Lazy politicians’ easy way out: Blame the poor

Barbara Shelly

South Carolina’s lieutenant governor has likened government assistance to poor people to the feeding of stray animals.

In each case, the handouts will cause recipients to “breed,” Andre Bauer told a conservative audience, because “they don’t know any better.”

Bauer’s remark could be chalked up as just another bizarre pronouncement by another nutty Palmetto State politician. They’re having quite a run of the mouths down there.

But wait. It’s not just South Carolina.

Missouri legislator Cynthia Davis last year denounced summer nutrition programs for impoverished children.

“Who created a new rule that says government must make up for any lack at home?” Davis asked in a newsletter. “The problem of childhood obesity has been cited as one of the most rapidly growing health problems in America. People who are struggling with lack of food usually do not have an obesity problem.”

Besides revealing herself as heartless, Davis had her facts wrong. Food insecurity is linked to obesity. Researchers theorize that people who lack steady access to nutritious food consume too much cheap, high-calorie, high-fat food.

It would be nice to discount Davis’ rant as another wacky pronouncement by the Republican from O’Fallon, Mo. But this business of demonizing the poor isn’t limited to a few screwy public figures. It is rampant in political debate and in public policy.

We see it in attempts to make recipients of government aid take drug tests. Missouri lawmakers have filed no fewer than five bills this session demanding tests for at least some aid recipients.

We saw the poor demonized last year in Missouri when Republican members of the House shouted down a proposal to increase Medicaid eligibility limits to 50 percent of the poverty level, using extra taxes that Missouri hospitals volunteered to pay the state.

“Plunderers,” one House member called the would-be recipients, while others denounced their lack of “initiative.”

Who are these people? Mostly single parents who earn less than $11,025 a year for a family of four.

The way lawmakers talked, you’d think Bernie Madoff had spawned a legion of offspring to pull off a giant scam on the people.

In fact, most of them are the working poor. They prepare and serve our food, clean our offices and direct us to the proper aisle in the discount stores.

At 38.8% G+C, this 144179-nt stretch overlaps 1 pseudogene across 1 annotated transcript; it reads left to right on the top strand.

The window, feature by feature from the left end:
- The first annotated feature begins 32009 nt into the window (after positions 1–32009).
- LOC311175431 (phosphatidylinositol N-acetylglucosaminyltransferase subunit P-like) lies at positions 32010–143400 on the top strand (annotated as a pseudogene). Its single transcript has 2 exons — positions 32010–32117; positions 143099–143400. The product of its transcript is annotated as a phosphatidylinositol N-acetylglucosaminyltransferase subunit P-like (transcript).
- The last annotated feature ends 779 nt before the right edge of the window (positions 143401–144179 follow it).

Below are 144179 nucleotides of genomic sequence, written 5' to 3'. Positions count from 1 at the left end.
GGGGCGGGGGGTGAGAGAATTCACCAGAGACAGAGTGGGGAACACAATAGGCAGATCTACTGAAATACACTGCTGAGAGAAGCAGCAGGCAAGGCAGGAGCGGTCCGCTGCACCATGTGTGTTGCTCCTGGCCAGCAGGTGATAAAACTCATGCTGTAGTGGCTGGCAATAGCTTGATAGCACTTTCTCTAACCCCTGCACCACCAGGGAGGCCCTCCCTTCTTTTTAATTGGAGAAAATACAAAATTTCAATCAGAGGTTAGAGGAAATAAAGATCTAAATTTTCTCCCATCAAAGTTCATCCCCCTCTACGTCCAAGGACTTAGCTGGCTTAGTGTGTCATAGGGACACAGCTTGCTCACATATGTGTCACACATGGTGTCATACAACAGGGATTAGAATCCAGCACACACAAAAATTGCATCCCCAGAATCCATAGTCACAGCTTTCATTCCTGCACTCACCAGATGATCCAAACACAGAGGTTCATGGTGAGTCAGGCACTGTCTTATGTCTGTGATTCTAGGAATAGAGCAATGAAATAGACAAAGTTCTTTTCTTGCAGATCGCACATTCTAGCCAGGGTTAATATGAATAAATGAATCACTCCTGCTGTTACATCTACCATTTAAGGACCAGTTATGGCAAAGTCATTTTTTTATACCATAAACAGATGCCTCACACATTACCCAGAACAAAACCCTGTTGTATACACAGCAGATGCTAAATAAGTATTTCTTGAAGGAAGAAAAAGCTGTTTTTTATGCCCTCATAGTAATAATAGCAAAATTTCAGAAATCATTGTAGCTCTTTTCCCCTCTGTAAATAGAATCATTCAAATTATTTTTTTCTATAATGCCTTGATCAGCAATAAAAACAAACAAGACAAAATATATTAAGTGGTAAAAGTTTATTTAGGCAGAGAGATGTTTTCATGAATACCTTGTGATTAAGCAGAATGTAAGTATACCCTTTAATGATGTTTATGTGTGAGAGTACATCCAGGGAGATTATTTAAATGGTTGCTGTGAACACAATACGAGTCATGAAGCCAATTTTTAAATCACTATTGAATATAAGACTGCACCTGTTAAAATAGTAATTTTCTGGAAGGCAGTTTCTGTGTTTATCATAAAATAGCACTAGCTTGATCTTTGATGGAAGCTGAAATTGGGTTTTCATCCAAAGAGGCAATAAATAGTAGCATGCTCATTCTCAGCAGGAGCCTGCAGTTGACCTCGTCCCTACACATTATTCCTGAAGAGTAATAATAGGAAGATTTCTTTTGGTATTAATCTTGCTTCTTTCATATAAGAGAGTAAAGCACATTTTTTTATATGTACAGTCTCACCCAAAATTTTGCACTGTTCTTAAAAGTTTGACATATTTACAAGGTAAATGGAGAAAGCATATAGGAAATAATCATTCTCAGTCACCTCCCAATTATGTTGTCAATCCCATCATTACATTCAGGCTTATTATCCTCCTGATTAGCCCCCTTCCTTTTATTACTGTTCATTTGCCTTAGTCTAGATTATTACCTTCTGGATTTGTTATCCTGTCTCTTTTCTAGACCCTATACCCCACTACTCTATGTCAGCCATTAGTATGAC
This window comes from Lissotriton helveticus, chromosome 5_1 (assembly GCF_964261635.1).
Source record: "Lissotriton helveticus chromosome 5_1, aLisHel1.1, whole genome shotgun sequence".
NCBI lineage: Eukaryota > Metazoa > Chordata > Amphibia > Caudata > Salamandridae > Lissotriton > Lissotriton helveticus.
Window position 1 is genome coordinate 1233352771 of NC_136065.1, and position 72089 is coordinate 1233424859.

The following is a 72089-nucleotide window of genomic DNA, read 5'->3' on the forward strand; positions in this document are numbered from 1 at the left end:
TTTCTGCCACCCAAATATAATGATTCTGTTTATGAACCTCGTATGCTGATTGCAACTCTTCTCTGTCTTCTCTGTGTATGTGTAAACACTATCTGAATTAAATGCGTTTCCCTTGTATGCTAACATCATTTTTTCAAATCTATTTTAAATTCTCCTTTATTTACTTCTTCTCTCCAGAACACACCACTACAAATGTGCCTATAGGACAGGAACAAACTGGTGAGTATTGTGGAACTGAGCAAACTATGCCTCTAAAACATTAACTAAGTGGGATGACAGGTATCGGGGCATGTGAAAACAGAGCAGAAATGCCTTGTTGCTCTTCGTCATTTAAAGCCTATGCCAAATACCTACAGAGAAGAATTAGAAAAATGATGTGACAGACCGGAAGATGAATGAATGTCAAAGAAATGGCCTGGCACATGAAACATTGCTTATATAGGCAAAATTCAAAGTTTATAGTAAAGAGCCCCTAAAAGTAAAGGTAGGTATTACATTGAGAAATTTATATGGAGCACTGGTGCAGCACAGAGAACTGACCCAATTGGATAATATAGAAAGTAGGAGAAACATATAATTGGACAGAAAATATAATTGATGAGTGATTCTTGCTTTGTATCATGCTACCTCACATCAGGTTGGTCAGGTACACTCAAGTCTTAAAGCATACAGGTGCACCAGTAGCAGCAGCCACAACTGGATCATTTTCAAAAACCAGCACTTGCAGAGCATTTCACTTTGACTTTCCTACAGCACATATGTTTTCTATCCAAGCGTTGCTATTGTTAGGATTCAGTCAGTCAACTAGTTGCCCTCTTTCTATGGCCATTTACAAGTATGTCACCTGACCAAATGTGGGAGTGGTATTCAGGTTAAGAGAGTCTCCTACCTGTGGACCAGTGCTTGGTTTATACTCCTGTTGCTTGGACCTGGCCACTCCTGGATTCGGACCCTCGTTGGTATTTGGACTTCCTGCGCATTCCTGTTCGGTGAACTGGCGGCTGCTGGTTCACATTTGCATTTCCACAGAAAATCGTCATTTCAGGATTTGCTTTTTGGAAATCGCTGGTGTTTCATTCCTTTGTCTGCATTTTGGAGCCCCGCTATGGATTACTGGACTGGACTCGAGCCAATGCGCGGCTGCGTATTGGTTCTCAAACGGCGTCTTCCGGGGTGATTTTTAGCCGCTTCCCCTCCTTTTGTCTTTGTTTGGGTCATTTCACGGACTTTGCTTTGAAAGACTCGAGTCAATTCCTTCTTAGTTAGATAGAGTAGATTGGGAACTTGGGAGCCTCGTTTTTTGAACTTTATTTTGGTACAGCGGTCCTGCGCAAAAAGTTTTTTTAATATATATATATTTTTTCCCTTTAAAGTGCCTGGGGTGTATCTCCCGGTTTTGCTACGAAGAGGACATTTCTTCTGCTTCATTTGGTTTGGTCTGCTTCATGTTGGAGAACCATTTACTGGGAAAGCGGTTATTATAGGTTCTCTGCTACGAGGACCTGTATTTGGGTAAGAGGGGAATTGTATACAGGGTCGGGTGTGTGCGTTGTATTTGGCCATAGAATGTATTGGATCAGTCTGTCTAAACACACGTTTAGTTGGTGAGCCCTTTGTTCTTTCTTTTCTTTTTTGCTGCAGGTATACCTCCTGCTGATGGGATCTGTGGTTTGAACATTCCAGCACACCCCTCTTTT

Stories abound of their conniving, lazy ways. Some are doubtlessly true. Some mothers who receive public assistance have substance abuse problems. Some give birth to children just so they can stay on aid.

But much more typical are the stories politicians don’t tell when they demonize the poor. The mother who receives a pink slip because she’s missed too much work waiting at the free health clinic to deal with her child’s asthma. The family knocked deeper into debt with every unplanned car repair or broken furnace.

South Carolina’s Bauer, who, it turns out, benefited from free school lunch programs when he was a kid, blathered on about parents who receive similar aid and don’t attend parent-teacher conferences or PTA meetings. Never mind that low-wage employers often won’t give workers time off to attend school functions.

Davis of Missouri opined that low-income parents have a responsibility to serve their children nutritious meals. Very true, but has she tried taking multiple buses to get to and from the supermarket because they’re few and far between in urban neighborhoods?

Our goal should indeed be to have as few people as possible on public assistance. But you don’t get there by demonizing the poor or giving them drug tests. You get there by providing health care, child care subsidies and other supports that help people become self-sufficient. There’s far too little discussion about that in the hallways of power these days.

The above column was originally published Feb. 1 by McClatchy Newspapers. Content was made available my MCTCampus.